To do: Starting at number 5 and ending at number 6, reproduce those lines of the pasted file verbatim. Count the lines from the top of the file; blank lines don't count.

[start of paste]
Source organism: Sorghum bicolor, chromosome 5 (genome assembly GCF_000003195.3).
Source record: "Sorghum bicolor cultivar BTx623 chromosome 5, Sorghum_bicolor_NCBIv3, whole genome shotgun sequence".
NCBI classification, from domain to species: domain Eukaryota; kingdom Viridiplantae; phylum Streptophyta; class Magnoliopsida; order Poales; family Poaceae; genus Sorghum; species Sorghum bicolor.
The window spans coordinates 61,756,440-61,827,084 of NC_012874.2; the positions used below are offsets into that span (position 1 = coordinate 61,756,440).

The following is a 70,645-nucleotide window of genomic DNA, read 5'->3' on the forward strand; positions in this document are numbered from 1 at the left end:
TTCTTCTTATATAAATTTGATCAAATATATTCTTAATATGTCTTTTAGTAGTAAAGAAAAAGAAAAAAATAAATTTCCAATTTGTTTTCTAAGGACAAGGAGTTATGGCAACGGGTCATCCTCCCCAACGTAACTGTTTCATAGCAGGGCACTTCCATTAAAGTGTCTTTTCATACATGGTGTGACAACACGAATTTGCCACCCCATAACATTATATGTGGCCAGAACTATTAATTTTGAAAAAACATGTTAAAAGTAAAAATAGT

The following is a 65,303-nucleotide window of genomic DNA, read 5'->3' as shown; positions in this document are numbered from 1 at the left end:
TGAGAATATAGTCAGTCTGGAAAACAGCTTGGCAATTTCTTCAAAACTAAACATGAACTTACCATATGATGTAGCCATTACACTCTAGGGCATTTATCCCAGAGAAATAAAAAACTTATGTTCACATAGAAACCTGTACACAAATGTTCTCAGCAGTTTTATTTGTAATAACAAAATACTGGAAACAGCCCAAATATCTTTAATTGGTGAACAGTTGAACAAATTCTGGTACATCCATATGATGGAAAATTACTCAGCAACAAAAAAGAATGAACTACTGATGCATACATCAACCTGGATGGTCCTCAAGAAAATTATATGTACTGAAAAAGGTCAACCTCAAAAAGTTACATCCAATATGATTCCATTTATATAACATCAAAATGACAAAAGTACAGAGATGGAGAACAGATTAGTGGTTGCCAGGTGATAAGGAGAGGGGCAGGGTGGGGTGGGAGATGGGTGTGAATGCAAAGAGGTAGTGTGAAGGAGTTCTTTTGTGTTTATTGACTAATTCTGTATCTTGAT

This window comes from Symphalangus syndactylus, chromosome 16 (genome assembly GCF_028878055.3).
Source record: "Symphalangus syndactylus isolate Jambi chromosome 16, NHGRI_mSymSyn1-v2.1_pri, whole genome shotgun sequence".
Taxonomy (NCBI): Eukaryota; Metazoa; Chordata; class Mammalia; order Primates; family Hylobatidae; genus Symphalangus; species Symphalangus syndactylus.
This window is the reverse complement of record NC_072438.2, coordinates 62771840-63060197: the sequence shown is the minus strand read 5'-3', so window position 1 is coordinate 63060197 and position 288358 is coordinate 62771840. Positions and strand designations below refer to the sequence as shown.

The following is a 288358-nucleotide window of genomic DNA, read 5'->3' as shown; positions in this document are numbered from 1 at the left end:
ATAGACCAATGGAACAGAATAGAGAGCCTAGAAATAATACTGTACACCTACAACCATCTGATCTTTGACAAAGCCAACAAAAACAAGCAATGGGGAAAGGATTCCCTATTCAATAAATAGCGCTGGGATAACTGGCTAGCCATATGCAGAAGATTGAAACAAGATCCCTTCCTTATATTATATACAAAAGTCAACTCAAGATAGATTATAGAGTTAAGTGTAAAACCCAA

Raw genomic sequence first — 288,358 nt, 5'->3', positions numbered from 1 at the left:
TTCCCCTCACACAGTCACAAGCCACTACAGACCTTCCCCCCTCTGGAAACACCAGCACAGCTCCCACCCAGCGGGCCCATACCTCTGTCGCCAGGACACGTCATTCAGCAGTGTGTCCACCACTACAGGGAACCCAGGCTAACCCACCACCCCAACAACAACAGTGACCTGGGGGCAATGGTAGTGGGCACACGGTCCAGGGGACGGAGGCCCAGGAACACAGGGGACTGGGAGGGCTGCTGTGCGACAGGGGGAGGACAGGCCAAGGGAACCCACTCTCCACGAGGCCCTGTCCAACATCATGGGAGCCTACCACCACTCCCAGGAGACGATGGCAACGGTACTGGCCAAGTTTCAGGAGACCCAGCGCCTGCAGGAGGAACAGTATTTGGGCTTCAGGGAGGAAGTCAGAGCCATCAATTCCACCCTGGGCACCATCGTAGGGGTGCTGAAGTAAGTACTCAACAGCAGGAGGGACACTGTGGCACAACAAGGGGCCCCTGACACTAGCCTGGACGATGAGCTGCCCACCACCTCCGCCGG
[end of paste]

The following is a 70,645-nucleotide window of genomic DNA, read 5'->3' on the forward strand; positions in this document are numbered from 1 at the left end:
TTCTTCTTATATAAATTTGATCAAATATATTCTTAATATGTCTTTTAGTAGTAAAGAAAAAGAAAAAAATAAATTTCCAATTTGTTTTCTAAGGACAAGGAGTTATGGCAACGGGTCATCCTCCCCAACGTAACTGTTTCATAGCAGGGCACTTCCATTAAAGTGTCTTTTCATACATGGTGTGACAACACGAATTTGCCACCCCATAACATTATATGTGGCCAGAACTATTAATTTTGAAAAAACATGTTAAAAGTAAAAATAGT